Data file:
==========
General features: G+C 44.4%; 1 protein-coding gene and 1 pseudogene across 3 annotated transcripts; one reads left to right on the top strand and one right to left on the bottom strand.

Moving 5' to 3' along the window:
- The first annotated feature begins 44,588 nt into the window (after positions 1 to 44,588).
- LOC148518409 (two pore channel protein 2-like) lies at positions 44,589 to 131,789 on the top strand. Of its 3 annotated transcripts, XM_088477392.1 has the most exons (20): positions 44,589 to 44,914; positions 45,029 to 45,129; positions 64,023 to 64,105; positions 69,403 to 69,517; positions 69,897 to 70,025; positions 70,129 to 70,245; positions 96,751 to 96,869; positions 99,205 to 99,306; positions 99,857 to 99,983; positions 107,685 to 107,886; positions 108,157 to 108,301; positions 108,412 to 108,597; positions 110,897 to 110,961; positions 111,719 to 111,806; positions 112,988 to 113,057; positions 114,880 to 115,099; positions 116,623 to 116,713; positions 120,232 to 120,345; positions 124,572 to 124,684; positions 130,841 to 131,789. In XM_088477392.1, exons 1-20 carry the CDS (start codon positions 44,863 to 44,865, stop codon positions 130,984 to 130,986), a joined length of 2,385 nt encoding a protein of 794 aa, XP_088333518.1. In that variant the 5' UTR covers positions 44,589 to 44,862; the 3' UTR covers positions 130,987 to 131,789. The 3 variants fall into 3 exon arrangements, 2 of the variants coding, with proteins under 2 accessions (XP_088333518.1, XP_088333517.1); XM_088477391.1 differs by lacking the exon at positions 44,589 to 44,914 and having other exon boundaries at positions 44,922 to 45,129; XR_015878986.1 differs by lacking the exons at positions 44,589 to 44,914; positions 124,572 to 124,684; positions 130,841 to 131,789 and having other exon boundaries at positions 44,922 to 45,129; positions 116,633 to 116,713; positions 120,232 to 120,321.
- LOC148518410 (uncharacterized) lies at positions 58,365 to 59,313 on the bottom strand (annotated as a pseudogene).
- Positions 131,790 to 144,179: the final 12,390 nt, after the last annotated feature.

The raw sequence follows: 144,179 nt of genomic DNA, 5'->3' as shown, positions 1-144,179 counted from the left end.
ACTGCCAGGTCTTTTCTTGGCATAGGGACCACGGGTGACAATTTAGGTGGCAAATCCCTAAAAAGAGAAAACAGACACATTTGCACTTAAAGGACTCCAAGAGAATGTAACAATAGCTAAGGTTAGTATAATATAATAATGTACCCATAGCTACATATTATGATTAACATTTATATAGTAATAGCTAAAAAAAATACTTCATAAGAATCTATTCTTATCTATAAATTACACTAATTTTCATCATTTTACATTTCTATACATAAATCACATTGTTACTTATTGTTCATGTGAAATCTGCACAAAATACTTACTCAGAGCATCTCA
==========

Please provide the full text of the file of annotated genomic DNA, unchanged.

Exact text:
General features: G+C 44.4%; 1 protein-coding gene and 1 pseudogene across 3 annotated transcripts; one reads left to right on the top strand and one right to left on the bottom strand.

Moving 5' to 3' along the window:
- The first annotated feature begins 44,588 nt into the window (after positions 1 to 44,588).
- LOC148518409 (two pore channel protein 2-like) lies at positions 44,589 to 131,789 on the top strand. Of its 3 annotated transcripts, XM_088477392.1 has the most exons (20): positions 44,589 to 44,914; positions 45,029 to 45,129; positions 64,023 to 64,105; positions 69,403 to 69,517; positions 69,897 to 70,025; positions 70,129 to 70,245; positions 96,751 to 96,869; positions 99,205 to 99,306; positions 99,857 to 99,983; positions 107,685 to 107,886; positions 108,157 to 108,301; positions 108,412 to 108,597; positions 110,897 to 110,961; positions 111,719 to 111,806; positions 112,988 to 113,057; positions 114,880 to 115,099; positions 116,623 to 116,713; positions 120,232 to 120,345; positions 124,572 to 124,684; positions 130,841 to 131,789. In XM_088477392.1, exons 1-20 carry the CDS (start codon positions 44,863 to 44,865, stop codon positions 130,984 to 130,986), a joined length of 2,385 nt encoding a protein of 794 aa, XP_088333518.1. In that variant the 5' UTR covers positions 44,589 to 44,862; the 3' UTR covers positions 130,987 to 131,789. The 3 variants fall into 3 exon arrangements, 2 of the variants coding, with proteins under 2 accessions (XP_088333518.1, XP_088333517.1); XM_088477391.1 differs by lacking the exon at positions 44,589 to 44,914 and having other exon boundaries at positions 44,922 to 45,129; XR_015878986.1 differs by lacking the exons at positions 44,589 to 44,914; positions 124,572 to 124,684; positions 130,841 to 131,789 and having other exon boundaries at positions 44,922 to 45,129; positions 116,633 to 116,713; positions 120,232 to 120,321.
- LOC148518410 (uncharacterized) lies at positions 58,365 to 59,313 on the bottom strand (annotated as a pseudogene).
- Positions 131,790 to 144,179: the final 12,390 nt, after the last annotated feature.

The raw sequence follows: 144,179 nt of genomic DNA, 5'->3' as shown, positions 1-144,179 counted from the left end.
ACTGCCAGGTCTTTTCTTGGCATAGGGACCACGGGTGACAATTTAGGTGGCAAATCCCTAAAAAGAGAAAACAGACACATTTGCACTTAAAGGACTCCAAGAGAATGTAACAATAGCTAAGGTTAGTATAATATAATAATGTACCCATAGCTACATATTATGATTAACATTTATATAGTAATAGCTAAAAAAAATACTTCATAAGAATCTATTCTTATCTATAAATTACACTAATTTTCATCATTTTACATTTCTATACATAAATCACATTGTTACTTATTGTTCATGTGAAATCTGCACAAAATACTTACTCAGAGCATCTCA